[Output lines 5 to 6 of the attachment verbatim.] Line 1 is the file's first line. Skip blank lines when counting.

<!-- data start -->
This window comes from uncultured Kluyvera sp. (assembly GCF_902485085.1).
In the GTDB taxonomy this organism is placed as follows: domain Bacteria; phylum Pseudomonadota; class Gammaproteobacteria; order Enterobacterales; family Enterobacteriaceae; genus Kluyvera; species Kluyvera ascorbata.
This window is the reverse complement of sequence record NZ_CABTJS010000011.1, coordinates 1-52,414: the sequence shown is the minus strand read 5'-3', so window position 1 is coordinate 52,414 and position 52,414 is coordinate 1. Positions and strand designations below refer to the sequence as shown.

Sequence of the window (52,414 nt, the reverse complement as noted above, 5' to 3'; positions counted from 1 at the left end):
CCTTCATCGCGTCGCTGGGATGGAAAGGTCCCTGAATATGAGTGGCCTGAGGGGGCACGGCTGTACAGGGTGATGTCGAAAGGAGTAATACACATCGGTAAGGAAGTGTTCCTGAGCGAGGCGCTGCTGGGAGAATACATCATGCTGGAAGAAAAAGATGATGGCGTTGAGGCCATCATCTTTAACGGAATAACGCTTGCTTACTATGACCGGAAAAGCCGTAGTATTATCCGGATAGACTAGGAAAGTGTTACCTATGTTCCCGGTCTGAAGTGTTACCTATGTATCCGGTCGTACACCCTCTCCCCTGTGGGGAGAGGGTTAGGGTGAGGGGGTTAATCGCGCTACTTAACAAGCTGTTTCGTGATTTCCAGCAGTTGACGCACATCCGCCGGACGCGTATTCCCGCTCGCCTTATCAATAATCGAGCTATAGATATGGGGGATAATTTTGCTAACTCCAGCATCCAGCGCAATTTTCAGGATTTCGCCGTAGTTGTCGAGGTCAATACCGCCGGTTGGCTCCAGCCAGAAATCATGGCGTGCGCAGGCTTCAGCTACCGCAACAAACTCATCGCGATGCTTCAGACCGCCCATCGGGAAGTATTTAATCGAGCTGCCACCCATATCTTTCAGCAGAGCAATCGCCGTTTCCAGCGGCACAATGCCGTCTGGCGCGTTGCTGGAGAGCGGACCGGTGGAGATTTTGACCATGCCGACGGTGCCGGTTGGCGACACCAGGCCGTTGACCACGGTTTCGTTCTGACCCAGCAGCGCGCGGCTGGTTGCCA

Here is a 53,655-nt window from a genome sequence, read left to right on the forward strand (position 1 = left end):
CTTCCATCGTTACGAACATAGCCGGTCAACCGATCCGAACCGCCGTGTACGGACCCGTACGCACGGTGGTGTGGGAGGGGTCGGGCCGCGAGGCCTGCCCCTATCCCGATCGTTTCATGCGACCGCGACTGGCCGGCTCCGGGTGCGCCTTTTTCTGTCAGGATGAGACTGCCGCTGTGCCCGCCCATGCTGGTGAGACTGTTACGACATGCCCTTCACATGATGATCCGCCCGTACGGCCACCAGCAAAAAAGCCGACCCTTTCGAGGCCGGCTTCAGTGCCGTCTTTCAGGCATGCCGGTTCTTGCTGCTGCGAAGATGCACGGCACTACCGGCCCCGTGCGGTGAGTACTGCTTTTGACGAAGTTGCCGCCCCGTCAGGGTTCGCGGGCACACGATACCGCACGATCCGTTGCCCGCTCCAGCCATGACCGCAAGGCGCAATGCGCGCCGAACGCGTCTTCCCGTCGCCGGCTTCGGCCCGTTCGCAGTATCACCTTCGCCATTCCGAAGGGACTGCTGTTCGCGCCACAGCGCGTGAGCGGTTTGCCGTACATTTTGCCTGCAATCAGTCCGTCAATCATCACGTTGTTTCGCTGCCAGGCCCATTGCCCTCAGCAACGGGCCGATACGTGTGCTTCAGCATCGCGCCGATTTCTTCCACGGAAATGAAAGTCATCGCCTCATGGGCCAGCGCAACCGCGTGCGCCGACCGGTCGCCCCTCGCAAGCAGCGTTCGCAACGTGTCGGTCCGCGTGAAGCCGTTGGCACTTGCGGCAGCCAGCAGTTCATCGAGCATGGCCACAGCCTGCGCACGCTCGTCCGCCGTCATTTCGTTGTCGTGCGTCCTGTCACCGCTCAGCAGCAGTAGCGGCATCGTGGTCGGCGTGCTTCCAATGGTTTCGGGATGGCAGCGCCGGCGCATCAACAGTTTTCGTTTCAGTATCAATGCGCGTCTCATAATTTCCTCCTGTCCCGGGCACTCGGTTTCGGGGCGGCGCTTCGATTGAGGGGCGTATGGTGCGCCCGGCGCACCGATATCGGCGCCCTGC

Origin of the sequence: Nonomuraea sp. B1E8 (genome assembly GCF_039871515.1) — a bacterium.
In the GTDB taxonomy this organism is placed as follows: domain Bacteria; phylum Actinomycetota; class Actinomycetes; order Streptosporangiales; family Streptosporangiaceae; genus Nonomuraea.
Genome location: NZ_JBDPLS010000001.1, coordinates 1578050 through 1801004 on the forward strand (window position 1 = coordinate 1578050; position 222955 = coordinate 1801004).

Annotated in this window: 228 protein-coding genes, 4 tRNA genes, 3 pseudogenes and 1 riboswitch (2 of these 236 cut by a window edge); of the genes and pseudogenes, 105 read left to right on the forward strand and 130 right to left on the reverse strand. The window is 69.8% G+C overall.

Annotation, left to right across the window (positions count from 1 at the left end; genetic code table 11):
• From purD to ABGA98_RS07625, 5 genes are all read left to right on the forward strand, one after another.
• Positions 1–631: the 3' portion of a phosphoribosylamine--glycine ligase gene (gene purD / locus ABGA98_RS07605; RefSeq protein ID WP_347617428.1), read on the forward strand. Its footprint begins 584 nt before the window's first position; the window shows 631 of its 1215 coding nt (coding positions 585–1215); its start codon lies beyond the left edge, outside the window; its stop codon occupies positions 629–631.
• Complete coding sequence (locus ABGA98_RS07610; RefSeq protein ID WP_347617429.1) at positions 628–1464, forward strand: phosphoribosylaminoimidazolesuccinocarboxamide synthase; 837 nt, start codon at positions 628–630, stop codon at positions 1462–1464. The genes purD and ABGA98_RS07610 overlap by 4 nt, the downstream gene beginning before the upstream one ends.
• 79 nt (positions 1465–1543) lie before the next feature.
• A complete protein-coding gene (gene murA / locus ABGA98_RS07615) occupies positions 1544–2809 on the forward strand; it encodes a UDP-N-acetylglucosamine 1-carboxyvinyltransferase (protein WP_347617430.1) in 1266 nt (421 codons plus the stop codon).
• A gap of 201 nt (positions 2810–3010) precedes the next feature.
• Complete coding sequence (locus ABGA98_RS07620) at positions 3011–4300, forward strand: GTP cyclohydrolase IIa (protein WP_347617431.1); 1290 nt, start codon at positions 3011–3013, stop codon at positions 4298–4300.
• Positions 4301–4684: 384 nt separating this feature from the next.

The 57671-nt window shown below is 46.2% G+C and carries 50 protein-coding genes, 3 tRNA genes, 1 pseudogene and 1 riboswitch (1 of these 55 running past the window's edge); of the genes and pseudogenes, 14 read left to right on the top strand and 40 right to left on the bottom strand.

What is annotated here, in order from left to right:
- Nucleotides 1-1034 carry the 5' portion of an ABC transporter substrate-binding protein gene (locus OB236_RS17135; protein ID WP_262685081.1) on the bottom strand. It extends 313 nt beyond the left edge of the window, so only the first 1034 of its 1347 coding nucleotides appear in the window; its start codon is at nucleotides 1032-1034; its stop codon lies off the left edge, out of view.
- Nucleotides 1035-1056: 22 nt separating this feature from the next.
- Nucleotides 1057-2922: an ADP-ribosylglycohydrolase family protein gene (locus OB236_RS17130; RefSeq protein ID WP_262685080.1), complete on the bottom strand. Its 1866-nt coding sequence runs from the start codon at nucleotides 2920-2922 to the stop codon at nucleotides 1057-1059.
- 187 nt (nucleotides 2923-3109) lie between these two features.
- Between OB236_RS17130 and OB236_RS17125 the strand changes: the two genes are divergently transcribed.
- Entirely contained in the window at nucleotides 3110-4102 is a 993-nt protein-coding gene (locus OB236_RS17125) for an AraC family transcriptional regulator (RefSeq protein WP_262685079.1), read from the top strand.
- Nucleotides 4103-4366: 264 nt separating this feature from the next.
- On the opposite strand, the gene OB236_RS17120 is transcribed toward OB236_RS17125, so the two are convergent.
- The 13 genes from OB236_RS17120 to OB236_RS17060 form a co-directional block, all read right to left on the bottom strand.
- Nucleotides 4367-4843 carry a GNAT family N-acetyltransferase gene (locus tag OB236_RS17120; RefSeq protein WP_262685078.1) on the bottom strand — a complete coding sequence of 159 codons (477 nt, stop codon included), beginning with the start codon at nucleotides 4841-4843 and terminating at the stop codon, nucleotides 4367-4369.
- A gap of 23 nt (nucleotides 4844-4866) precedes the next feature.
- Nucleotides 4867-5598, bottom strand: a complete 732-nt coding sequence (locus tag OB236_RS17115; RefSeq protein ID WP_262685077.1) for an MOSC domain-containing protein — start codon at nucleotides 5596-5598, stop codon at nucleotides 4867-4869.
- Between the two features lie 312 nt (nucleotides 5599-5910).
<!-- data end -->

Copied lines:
CCTTCATCGCGTCGCTGGGATGGAAAGGTCCCTGAATATGAGTGGCCTGAGGGGGCACGGCTGTACAGGGTGATGTCGAAAGGAGTAATACACATCGGTAAGGAAGTGTTCCTGAGCGAGGCGCTGCTGGGAGAATACATCATGCTGGAAGAAAAAGATGATGGCGTTGAGGCCATCATCTTTAACGGAATAACGCTTGCTTACTATGACCGGAAAAGCCGTAGTATTATCCGGATAGACTAGGAAAGTGTTACCTATGTTCCCGGTCTGAAGTGTTACCTATGTATCCGGTCGTACACCCTCTCCCCTGTGGGGAGAGGGTTAGGGTGAGGGGGTTAATCGCGCTACTTAACAAGCTGTTTCGTGATTTCCAGCAGTTGACGCACATCCGCCGGACGCGTATTCCCGCTCGCCTTATCAATAATCGAGCTATAGATATGGGGGATAATTTTGCTAACTCCAGCATCCAGCGCAATTTTCAGGATTTCGCCGTAGTTGTCGAGGTCAATACCGCCGGTTGGCTCCAGCCAGAAATCATGGCGTGCGCAGGCTTCAGCTACCGCAACAAACTCATCGCGATGCTTCAGACCGCCCATCGGGAAGTATTTAATCGAGCTGCCACCCATATCTTTCAGCAGAGCAATCGCCGTTTCCAGCGGCACAATGCCGTCTGGCGCGTTGCTGGAGAGCGGACCGGTGGAGATTTTGACCATGCCGACGGTGCCGGTTGGCGACACCAGGCCGTTGACCACGGTTTCGTTCTGACCCAGCAGCGCGCGGCTGGTTGCCA

Here is a 53,655-nt window from a genome sequence, read left to right on the forward strand (position 1 = left end):